Or will it?
The "talent will out" claim was made by Barry Diller, at the Web 2.0 conference two weeks ago. (Emily Litella NB: some have written up his remarks at "talent wins out." I am 99% sure I heard him say "talent will out" or "talent always outs." I haven’t found a video or audio clip to confirm either way, but the "talent will out" interpretation is more consistent with his subsequent remarks. It’s a nuanced point, but an important distinction.)
Diller made this comment in response to a question from Battelle about Newscorp’s acquisition of MySpace, and whether there would be a future for "prosumer or user-generated content." Diller said he thought there was a limited amount of talent in the world, and that it was unlikely internet-based platforms such as MySpace would help us to discover a heretofore hidden respository of creative geniuses. For this view, he was widely excoriated by the blogging world and Web 2.0 priesthood as a relic, a media mogul who doesn’t get it, a Web 1.0 dinosaur.
I think Diller is right about the likely outcome, but wrong in his reasoning. Unlike Diller, I would argue there is lots of talent in the world. The issue is that there is a very small pool of talented people who also possess the necessary ambition, time, energy and will to bring their talent to a wider public. And that’s not likely to change, even with these new platforms that make it easier for all of us to publish our work, and put our talent on display.
There are common-sense ways to prove this thesis. Start with blogging. Here is a new medium that should have liberated the masses of talented writers out there waiting to be discovered. But despite the current hypefest around blogging and the near-religious belief by some bloggers that they are poised to topple the grandees of the print media, most blogs are utter crap. None have ever moved or affected me like the best of works in print. Where are these great new talents unleashed by WordPress, Blogger and TypePad?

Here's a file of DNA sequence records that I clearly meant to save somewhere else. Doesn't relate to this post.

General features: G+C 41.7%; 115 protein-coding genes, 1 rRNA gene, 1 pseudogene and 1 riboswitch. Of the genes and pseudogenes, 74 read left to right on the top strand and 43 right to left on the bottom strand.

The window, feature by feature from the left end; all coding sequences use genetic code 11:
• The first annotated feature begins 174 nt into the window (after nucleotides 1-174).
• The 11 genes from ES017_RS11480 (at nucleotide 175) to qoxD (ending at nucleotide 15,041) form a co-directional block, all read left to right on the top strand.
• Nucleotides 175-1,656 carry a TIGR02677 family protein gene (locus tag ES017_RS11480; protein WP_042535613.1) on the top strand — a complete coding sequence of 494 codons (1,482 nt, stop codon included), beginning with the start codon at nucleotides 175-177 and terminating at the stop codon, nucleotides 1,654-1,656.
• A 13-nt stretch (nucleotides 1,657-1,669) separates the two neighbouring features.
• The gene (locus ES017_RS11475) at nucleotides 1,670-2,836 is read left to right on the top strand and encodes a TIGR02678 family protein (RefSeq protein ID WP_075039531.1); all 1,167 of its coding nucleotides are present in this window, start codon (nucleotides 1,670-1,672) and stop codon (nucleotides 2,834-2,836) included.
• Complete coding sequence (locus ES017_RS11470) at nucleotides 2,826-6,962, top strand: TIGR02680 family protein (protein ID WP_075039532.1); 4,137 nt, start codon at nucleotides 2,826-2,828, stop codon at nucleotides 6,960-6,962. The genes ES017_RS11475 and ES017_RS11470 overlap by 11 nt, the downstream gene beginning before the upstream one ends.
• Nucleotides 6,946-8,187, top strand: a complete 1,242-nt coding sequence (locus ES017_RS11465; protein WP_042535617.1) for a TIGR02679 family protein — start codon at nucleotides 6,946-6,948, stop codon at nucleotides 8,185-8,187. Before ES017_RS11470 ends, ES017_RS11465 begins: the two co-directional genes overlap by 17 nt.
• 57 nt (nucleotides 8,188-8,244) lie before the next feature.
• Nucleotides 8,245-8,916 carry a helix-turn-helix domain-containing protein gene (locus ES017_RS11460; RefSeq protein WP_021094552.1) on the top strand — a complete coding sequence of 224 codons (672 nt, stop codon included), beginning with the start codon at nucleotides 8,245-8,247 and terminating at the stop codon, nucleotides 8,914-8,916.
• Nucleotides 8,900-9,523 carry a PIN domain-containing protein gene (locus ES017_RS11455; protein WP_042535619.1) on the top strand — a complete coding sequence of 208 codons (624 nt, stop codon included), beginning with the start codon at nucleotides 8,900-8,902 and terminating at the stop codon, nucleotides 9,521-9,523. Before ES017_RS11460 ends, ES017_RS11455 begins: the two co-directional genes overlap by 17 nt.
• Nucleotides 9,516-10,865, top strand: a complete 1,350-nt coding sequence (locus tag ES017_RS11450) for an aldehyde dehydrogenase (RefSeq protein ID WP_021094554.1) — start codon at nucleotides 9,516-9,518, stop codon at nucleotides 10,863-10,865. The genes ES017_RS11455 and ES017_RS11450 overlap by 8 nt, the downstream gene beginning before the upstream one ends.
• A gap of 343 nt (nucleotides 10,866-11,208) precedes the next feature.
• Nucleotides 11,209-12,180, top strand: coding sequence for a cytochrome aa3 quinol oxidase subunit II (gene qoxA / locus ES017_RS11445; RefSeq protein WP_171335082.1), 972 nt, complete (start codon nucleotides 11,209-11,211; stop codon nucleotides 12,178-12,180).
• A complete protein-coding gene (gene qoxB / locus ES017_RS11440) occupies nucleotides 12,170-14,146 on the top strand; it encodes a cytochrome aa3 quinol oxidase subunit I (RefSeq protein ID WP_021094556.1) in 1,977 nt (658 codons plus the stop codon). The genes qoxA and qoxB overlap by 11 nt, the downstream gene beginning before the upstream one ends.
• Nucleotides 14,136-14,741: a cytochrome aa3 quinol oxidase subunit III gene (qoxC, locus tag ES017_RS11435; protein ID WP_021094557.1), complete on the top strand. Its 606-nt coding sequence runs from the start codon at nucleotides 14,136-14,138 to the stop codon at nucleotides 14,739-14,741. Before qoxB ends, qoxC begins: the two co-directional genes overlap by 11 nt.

This isn’t to say blogs are unimportant, and won’t make a huge impact on the media landscape. They are and they will, but for reasons that have absolutely nothing to do with the talent of individual bloggers, and a lot more to do with the wisdom of crowds; getting access to specific information about particular niches; and as a democratic check point to other, more hierarchical forms of media.
There is a second common sense way to prove the thesis. Think about the most talented friends you have. If they are great writers or humorists, are they blogging? If they are blogging, are they putting their best material online? If they make video or audio programming, are they putting that online? Are they even likely to do so?
My personal experience here is that my most talented friends aren’t putting their stuff online and won’t anytime soon, for one of two reaons. Some won’t because, while they do have ambition and will to channel their talent, they are putting their best work into creating books, or films, or radio shows; all mediums that are about showcasing talent (a follow point on that next graph). Others won’t because, while they have talent, they just have too much else going on in life, and insufficient ambition and will to use their talents to create something for public consumption. Their talent is channeled into the funny repertoire over dinnner, the occasional great e-mail, or something else wonderful but ephemeral and made just for friends and family.
There is another argument one can make why these new online platforms won’t suddenly lead to the discovery of new talent; and that is that they do not make great homes for talented people or the works they produce. I know, that’s heresy. But listen: A truly talented person with will and ambition and ego to make his or her talent public wants to tell us something in a pure, unadulterated, uninterrupted way. Where they, the talent, speak to us, the member of the audience. This has been true for thousands of years.
But as many others have noted, ad nauseam and better than I, the online medium is not at all about that. It’s about conversation. Participation. Remixing. Democratization. It’s about us talking to us. For all the many good things that come out of this new, collective medium, I am not sure it makes the best home for talented people, and their works. There are and remain other media that remain better suited for that: the short story, the novel, the film, the interview show, the essay to name but a few. (Oh, and digitization of those things and distribution online is just that — distribution, not a new medium).
The point of all this is that the cheerleaders and operators of these new platforms should stop being so defensive when folks like Diller say it’s not likely they’ll become showcases for great, undiscovered talents. He’s right. Concentrate on the other things that the medium is good for — its ability to foster new forms of conversation; to allow us to find and to share information about specific things more efficiently than ever before; and to connect us and bind us together in new ways that harness our collective talents.